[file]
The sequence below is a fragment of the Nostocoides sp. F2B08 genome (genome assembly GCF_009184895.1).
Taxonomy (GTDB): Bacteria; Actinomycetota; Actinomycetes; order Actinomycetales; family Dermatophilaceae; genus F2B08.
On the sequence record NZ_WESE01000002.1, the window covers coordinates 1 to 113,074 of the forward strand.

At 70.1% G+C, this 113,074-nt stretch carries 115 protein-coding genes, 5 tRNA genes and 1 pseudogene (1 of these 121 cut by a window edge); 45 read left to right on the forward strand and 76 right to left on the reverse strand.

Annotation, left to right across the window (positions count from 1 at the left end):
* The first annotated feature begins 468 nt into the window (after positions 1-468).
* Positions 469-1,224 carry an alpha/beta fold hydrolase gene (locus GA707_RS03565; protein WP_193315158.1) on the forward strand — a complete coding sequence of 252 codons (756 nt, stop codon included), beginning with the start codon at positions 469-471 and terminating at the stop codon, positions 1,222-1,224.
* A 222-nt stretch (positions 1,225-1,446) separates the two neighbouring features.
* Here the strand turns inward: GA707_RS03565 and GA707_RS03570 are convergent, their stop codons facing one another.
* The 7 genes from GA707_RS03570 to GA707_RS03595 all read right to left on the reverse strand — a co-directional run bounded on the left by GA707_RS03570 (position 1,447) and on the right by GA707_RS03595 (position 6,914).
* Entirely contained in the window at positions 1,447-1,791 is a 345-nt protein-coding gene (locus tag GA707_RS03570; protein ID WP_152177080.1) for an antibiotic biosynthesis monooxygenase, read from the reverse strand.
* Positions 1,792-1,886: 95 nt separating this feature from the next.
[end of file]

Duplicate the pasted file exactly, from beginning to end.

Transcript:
The sequence below is a fragment of the Nostocoides sp. F2B08 genome (genome assembly GCF_009184895.1).
Taxonomy (GTDB): Bacteria; Actinomycetota; Actinomycetes; order Actinomycetales; family Dermatophilaceae; genus F2B08.
On the sequence record NZ_WESE01000002.1, the window covers coordinates 1 to 113,074 of the forward strand.

At 70.1% G+C, this 113,074-nt stretch carries 115 protein-coding genes, 5 tRNA genes and 1 pseudogene (1 of these 121 cut by a window edge); 45 read left to right on the forward strand and 76 right to left on the reverse strand.

Annotation, left to right across the window (positions count from 1 at the left end):
* The first annotated feature begins 468 nt into the window (after positions 1-468).
* Positions 469-1,224 carry an alpha/beta fold hydrolase gene (locus GA707_RS03565; protein WP_193315158.1) on the forward strand — a complete coding sequence of 252 codons (756 nt, stop codon included), beginning with the start codon at positions 469-471 and terminating at the stop codon, positions 1,222-1,224.
* A 222-nt stretch (positions 1,225-1,446) separates the two neighbouring features.
* Here the strand turns inward: GA707_RS03565 and GA707_RS03570 are convergent, their stop codons facing one another.
* The 7 genes from GA707_RS03570 to GA707_RS03595 all read right to left on the reverse strand — a co-directional run bounded on the left by GA707_RS03570 (position 1,447) and on the right by GA707_RS03595 (position 6,914).
* Entirely contained in the window at positions 1,447-1,791 is a 345-nt protein-coding gene (locus tag GA707_RS03570; protein ID WP_152177080.1) for an antibiotic biosynthesis monooxygenase, read from the reverse strand.
* Positions 1,792-1,886: 95 nt separating this feature from the next.